Every year – as the lights start to twinkle and music turns to bells and jingles, – my thoughts nearly always begin to head in a darker direction.
The rational side of my brain tells me that I have a lot to be thankful for; I have a job I enjoy, I have my health, a family I love and who loves me in return.
And yet, and yet.
My body and brain begins to be seized by a malaise that defies rational thought. It tells me I am – contrarily – alone, unloved and destined for failure and ruin.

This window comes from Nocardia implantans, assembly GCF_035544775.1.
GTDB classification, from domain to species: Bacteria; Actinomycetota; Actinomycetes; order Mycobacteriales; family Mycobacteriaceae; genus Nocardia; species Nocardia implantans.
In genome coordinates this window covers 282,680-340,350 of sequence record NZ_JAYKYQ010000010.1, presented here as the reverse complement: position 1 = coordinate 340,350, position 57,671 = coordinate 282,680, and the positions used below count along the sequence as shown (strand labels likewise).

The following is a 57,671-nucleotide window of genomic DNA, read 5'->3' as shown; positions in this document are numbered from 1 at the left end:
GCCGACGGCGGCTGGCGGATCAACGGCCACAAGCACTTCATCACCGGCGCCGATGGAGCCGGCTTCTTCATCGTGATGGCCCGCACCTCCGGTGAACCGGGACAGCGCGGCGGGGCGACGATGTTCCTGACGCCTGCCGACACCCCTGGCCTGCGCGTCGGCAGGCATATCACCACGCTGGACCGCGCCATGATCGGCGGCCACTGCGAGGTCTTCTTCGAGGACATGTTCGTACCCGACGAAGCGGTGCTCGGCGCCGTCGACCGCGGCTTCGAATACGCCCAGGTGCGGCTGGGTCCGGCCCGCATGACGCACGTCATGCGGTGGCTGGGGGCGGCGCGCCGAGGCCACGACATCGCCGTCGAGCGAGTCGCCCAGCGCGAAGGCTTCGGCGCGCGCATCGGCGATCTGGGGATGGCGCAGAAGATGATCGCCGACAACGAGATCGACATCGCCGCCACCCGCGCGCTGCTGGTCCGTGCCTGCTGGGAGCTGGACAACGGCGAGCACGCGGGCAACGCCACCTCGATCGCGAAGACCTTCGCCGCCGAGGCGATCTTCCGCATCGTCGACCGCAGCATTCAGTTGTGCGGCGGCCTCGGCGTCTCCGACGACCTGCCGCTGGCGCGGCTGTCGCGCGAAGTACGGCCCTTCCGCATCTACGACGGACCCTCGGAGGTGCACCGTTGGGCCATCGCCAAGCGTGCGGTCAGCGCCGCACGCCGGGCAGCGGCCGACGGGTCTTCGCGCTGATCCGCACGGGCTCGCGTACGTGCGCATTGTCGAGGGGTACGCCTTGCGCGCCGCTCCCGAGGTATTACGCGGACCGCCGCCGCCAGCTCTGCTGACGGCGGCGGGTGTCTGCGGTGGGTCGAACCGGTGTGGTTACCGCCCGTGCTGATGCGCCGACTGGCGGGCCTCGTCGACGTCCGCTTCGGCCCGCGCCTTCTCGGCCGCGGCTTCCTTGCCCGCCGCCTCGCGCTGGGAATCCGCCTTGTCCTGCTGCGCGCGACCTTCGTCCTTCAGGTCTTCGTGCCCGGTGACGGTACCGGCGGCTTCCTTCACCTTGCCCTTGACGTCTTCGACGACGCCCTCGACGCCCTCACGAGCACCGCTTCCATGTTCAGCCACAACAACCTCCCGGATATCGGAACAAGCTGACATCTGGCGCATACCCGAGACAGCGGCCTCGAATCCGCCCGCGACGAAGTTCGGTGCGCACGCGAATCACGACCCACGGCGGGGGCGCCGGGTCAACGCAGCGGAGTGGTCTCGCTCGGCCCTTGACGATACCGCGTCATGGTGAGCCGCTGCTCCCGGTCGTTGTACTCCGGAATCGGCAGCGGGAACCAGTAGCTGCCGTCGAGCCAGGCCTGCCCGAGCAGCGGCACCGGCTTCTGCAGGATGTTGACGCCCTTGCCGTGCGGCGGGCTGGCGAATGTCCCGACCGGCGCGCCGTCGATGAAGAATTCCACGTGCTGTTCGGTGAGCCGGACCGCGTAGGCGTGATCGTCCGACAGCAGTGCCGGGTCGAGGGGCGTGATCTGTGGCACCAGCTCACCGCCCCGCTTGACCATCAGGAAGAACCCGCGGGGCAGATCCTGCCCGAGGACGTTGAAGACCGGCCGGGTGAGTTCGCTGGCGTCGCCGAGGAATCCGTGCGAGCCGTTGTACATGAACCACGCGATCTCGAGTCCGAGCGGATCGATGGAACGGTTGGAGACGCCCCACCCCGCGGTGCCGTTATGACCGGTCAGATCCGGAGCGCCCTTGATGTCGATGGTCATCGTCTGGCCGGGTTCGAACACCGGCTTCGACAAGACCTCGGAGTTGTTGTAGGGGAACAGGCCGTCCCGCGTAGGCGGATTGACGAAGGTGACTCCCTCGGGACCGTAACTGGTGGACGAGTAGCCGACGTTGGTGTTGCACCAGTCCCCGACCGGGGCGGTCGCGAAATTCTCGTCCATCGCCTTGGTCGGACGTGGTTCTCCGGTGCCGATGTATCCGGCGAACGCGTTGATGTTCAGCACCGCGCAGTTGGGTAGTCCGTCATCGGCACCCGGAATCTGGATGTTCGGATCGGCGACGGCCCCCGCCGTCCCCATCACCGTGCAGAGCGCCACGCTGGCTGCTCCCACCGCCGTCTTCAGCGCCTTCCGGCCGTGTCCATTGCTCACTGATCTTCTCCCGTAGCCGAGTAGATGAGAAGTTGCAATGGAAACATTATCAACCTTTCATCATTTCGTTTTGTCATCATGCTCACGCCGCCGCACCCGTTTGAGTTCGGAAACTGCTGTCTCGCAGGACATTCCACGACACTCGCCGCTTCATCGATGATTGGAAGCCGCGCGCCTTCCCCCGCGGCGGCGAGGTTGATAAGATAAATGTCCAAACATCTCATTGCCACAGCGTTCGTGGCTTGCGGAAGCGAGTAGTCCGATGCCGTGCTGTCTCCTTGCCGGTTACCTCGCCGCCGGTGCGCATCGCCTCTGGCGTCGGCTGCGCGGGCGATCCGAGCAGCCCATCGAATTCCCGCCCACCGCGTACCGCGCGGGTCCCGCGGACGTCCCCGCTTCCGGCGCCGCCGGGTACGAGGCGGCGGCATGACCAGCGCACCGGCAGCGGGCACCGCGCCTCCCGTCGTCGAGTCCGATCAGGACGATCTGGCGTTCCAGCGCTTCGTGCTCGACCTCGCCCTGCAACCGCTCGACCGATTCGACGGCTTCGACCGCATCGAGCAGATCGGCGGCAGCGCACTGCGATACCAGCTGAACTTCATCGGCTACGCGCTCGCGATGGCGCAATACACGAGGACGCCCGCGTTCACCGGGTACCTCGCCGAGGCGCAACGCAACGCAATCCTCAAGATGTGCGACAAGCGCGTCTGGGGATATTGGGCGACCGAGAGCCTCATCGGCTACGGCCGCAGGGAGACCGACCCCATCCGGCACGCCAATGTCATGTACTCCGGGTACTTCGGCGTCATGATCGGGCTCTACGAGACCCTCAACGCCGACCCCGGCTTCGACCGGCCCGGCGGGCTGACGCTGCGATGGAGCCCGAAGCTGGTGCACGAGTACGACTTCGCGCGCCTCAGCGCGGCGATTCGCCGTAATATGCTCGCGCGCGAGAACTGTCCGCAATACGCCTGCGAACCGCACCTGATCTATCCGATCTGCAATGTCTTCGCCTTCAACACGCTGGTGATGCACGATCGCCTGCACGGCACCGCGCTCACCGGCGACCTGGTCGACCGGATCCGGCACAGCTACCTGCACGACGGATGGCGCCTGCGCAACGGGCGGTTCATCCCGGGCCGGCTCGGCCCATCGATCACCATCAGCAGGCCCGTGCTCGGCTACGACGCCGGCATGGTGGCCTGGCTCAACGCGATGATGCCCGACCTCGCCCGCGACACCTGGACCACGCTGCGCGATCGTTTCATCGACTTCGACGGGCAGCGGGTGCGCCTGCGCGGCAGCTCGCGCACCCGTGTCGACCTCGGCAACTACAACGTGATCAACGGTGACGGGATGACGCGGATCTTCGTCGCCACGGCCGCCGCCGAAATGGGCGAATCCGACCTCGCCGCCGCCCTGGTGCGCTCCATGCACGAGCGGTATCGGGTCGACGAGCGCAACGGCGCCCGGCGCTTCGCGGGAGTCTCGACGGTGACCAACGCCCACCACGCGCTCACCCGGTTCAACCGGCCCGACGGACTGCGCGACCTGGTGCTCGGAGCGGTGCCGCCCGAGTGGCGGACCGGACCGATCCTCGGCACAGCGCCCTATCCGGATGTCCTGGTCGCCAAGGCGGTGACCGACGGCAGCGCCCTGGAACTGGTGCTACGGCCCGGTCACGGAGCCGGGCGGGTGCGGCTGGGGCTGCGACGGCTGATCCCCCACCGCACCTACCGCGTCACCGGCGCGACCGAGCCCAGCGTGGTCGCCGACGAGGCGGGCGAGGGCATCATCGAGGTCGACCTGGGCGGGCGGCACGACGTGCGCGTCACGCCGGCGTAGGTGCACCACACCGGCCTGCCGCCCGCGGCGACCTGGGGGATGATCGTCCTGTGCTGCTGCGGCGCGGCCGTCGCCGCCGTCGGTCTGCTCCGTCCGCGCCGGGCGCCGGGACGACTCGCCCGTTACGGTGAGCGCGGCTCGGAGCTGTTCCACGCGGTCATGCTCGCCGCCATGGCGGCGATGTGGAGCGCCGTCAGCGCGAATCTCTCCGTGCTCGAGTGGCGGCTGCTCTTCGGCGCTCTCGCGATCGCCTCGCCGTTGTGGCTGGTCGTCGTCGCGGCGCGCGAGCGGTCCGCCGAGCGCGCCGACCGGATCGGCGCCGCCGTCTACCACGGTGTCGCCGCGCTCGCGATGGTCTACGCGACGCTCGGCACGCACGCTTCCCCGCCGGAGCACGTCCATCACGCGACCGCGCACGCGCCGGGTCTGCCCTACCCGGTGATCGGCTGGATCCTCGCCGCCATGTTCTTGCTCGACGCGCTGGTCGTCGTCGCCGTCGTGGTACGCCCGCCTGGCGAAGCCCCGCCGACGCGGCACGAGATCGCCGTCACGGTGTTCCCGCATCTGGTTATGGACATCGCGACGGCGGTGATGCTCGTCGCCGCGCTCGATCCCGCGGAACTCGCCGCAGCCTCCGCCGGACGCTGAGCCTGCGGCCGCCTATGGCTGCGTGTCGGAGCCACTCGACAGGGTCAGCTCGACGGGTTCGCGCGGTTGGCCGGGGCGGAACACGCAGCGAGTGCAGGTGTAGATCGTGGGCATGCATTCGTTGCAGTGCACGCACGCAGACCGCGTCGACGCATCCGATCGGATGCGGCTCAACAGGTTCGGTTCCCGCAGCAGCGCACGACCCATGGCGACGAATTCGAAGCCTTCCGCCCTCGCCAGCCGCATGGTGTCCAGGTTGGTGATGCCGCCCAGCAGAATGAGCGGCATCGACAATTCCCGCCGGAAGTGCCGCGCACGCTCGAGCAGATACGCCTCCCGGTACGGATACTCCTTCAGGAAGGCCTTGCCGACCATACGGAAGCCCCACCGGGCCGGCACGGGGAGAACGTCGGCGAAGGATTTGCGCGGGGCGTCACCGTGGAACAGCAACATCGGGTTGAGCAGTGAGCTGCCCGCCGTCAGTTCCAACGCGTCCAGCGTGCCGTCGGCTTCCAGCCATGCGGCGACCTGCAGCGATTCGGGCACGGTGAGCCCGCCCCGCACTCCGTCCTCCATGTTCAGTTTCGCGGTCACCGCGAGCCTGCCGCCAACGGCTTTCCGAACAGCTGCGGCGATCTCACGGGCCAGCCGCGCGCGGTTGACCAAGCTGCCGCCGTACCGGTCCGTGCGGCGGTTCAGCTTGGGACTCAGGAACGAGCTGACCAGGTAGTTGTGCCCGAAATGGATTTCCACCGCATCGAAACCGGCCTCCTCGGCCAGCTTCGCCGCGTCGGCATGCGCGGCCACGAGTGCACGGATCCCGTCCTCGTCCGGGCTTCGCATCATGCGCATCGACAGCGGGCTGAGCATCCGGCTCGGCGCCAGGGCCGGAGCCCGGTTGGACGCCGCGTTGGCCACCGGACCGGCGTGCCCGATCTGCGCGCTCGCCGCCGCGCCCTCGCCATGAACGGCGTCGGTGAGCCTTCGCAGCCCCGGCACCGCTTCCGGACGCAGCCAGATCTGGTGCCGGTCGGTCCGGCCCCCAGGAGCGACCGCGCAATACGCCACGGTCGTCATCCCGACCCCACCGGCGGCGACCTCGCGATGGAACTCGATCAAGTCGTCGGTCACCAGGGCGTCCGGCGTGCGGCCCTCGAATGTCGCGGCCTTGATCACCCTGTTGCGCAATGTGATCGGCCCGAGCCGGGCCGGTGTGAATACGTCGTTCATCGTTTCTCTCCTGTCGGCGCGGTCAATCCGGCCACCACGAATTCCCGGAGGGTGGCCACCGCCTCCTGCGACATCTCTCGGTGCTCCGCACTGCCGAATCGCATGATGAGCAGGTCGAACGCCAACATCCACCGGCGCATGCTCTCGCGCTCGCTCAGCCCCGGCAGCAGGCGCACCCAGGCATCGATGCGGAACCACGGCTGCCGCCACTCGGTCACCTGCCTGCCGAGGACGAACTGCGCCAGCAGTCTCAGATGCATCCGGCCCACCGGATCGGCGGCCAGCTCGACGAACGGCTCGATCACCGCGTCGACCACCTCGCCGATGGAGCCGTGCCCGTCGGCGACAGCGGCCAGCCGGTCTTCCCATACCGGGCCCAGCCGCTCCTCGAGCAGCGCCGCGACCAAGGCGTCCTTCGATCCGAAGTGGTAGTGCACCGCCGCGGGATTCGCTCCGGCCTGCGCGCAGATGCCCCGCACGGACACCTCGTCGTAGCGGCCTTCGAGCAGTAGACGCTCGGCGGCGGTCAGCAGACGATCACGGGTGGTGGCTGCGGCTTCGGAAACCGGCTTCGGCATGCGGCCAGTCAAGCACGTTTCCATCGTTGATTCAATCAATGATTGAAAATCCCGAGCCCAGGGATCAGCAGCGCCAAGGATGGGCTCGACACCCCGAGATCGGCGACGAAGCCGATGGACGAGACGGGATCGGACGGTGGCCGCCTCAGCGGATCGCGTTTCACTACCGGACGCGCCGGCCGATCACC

On the face of it, I appear unperturbed. In the office I continue as always – laughing and joking, happy to be the butt of jokes and giving as good as I get.
To friends I bump into around town, on my commute or social media, I exchange pleasantries and give the ‘same old, same old’ sort of replies.
I know most people would probably happily listen if I gave the time, but that’s yet another consequence of the illness – an assumption that you’re not worth bothering with or talking to.
After all, who wants to listen to a torrent of ‘poor me, poor me’?
Given time, I know I’ll come out the other side. Not stronger. Not even necessarily weaker. Possibly a little dimmed.
And always resigned to the knowledge that the same thing will happen again.
Roll on spring with those daffodils and gambolling lambs ?